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Cramdown, Stripdown, Lockdown Democracy In The USA

Q&A Session with a Commissioner of the Elections Assistance Commission Reveals Massive Violations of Citizen Rights

Secret Vote Counting Crammed Down the Throat of Democracy

Special Report for “Scoop” Independent Media
First in a Series on HAVA and the EAC

by Michael Collins
Washington, DC

- THE QUESTIONS AND ANSWERS: Citizen Paul Lehto, Questions Ray Martinez, Attorney-at-Law and Commissioner, Election Assistance Commission.
- THE IMPLICATIONS: The Citizen Lehto - Commissioner Martinez Exchange.
- A. Key Help America Vote Act 2002 language.
- B. Illustration of paper versus electronic voting.



The Help America Vote Act of 2002 (HAVA) was passed on the heels of the Florida 2000 presidential election and its “hanging chad” problem. These ambiguous ballot chads riveted and frustrated the nation for a couple of months in late 2000. However, few thought the solution to the ambiguity of hanging chad evidence of a voter’s intent would be to completely eliminate that evidence.

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With the help of nearly $4 billion in federal grants, HAVA eliminates the evidence of voter intent by eliminating the paper. Instead of paper ballots we have votes registered and counted on "touch screens" - computer based direct recording electronic (DRE) voting machines. Invisible electronic ballots are the result of these DRE touch screens. Electronic vote counting software does the vital vote tabulation in secret. For citizens and public officials, the vote counting processes are strictly off limits. There is literally nothing to see. As a result, the public records of vote counting are gone. To preserve this secrecy, DRE purchase contracts often pledge the government to cooperate with the vendors to fight the very citizens the government is pledged to serve.

What is this secrecy in vote counting, really? To have the votes counted in secret by your political enemy is the picture of tyranny. To have the votes counted in secret by your political friend is the picture of corruption. To even desire such an unaccountable power is itself corrupt. So how is HAVA cramming this down the throat of American democracy?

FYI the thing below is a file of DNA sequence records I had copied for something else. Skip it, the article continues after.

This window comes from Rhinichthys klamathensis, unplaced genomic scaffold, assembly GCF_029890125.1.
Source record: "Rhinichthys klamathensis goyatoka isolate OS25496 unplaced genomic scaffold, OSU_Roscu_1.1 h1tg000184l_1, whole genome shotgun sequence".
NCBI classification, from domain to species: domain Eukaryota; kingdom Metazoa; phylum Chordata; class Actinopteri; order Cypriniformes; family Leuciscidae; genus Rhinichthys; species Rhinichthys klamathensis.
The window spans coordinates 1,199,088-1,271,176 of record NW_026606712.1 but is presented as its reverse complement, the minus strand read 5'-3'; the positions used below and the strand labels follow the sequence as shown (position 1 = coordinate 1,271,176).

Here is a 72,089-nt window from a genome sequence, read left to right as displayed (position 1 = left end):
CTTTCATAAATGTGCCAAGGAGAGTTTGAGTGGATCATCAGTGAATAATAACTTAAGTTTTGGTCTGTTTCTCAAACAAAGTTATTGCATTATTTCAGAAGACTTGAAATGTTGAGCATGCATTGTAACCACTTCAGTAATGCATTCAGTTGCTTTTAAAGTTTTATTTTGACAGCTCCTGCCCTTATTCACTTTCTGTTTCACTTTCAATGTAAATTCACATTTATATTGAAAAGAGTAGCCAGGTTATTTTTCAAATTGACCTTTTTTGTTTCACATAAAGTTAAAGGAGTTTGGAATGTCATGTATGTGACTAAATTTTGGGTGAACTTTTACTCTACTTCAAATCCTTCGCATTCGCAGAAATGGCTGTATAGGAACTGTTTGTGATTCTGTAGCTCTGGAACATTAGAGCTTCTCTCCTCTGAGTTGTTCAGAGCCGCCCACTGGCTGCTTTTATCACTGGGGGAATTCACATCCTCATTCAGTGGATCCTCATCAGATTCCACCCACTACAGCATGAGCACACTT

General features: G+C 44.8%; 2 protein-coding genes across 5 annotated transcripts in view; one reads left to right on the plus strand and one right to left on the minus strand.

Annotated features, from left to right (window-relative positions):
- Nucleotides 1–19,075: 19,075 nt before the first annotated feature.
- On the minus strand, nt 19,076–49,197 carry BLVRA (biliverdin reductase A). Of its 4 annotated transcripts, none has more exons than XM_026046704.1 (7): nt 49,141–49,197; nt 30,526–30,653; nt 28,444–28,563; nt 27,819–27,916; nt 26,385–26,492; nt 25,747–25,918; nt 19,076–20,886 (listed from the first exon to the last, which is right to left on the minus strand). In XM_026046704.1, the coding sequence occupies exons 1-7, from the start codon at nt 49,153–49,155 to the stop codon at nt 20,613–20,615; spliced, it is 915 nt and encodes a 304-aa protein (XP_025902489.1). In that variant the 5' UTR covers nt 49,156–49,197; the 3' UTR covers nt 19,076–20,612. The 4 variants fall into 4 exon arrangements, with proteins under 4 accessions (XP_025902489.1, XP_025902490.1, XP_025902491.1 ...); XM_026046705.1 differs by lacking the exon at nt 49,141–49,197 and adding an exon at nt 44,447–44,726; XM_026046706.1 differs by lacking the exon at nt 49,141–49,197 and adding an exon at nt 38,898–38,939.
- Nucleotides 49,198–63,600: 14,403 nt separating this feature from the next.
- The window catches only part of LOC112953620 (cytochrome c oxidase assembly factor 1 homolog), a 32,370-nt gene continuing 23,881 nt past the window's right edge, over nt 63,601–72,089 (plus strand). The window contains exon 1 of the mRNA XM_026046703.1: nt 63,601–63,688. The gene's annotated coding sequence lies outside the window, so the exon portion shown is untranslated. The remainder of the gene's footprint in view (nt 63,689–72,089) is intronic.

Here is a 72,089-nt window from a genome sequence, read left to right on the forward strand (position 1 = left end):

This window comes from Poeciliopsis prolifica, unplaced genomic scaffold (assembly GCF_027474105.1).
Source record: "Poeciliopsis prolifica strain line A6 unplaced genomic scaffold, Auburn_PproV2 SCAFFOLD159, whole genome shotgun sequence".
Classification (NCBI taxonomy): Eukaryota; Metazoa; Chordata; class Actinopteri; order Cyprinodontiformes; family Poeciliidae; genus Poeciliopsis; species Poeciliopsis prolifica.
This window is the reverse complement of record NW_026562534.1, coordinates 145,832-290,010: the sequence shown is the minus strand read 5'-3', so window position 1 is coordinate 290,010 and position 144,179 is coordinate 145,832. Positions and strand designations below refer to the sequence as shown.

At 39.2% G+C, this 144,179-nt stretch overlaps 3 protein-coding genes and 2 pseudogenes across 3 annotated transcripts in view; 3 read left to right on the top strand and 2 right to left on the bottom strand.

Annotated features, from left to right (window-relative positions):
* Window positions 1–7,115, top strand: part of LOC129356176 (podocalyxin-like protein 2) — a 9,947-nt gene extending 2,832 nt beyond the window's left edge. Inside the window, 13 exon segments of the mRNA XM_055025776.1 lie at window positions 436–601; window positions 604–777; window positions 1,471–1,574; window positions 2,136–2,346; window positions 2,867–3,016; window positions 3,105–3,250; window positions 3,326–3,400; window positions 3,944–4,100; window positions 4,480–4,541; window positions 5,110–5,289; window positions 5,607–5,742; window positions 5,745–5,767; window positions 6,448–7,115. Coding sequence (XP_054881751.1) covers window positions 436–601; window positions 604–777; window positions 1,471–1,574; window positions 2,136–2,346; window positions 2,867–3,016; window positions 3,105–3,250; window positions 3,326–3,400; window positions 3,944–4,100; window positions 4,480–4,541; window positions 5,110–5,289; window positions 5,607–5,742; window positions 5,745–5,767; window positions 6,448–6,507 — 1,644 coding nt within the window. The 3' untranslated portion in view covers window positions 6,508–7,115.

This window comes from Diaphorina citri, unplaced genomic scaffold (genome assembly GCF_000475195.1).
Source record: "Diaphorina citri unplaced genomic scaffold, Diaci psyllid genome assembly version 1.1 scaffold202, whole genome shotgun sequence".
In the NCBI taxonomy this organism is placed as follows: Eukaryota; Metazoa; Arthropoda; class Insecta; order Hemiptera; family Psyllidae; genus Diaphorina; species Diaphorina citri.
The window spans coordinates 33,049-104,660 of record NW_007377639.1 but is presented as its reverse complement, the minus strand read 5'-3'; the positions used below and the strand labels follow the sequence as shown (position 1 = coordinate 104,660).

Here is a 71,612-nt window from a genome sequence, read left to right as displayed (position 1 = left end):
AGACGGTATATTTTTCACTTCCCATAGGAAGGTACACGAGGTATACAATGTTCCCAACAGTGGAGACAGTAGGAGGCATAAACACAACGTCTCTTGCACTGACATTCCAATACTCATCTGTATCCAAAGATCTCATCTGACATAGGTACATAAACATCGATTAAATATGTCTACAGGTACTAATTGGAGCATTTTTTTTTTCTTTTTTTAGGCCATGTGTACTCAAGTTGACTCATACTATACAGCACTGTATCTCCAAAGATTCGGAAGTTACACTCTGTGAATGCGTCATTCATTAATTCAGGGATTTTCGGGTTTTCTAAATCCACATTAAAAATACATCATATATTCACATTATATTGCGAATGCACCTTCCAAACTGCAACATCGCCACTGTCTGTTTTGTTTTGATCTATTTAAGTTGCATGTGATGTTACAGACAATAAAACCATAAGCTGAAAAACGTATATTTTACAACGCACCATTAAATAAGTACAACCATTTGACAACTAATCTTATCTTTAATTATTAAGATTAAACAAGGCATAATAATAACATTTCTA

HAVA, it turns out, provides a $3.8 billion carrot of federal money to assist election jurisdictions with purchases that comply with HAVA’s “standards”. This federal carrot is combined with a big lawsuit stick for noncompliance. The date for required compliance with HAVA is the first federal election in 2006 (the primary), and violations of HAVA are routinely guaranteed by the U.S. Department of Justice to be cause for a lawsuit. New York was the first major example made of a big state, when DOJ filed suit to force compliance with HAVA’s “standards” in March 2006.

HAVA standards require voting accessibility for people with all “disabilities”. They also require at least one “accessible” voting device per polling location. Adding considerably to the stress of some local jurisdictions is the fact that there is no single voting system that allows accessibility for all disabilities, whether of sight, motor abilities up to quadriplegia, or other disabilities as defined by the Americans with Disabilities Act (ADA).

However, HAVA “helpfully” states an example of compliance with this accessibility requirement in a single machine: DRE voting systems, such as touch screen voting systems. While other technologies are at best problematic and fraught with risks of noncompliance and lawsuits by both disabled groups and the DOJ, there exists a relatively safe harbor with DRE touch screens. HAVA names them as an example of a voting system that is compliant by law, though obviously not in fact, because touch screens serve less than half of the total disabled population. Clearly, the HAVA safe harbor, misrepresentations about other technologies, and the hype about DREs all combine to clear the way for touch screen DREs, and all the threatened lawsuits make perfect the “HAVA Cramdown” of DRE touch screen voting technology into our elections.

At $3,000 to $5,000 a piece, and with regular breakdowns and vote switching behaviors reported, with touch screen DREs crammed down the throat of democracy, we can look forward to bottlenecked long lines for these expensive machines, together with many years of elections that nobody can verify because of the secret vote counting.

Because of the trade secrecy claims and the nature of electronic vote counting on hard drives, with touch screen DREs, the voters never see the final form of their ballots, and the ballots are all counted in complete corporate trade secrecy. Making any reasonable connection between the intent of the voters and the invisible electronic ballot requires an elections theory that borders on magical thinking.

The wildly unaccountable features of invisible ballots and secret vote counting, and the fact that DREs do not accommodate more than half of all disabilities yet get a free pass under HAVA, should give us reason to pause to reevaluate the law and its outcomes. Yet at this very moment, the Department of Justice is proceeding, suing and threatening to sue any and all jurisdictions that do not comply with HAVA, scaring them into the only seemingly safe route to go under HAVA: touch screen DREs, even though some brave jurisdictions have still rejected that route.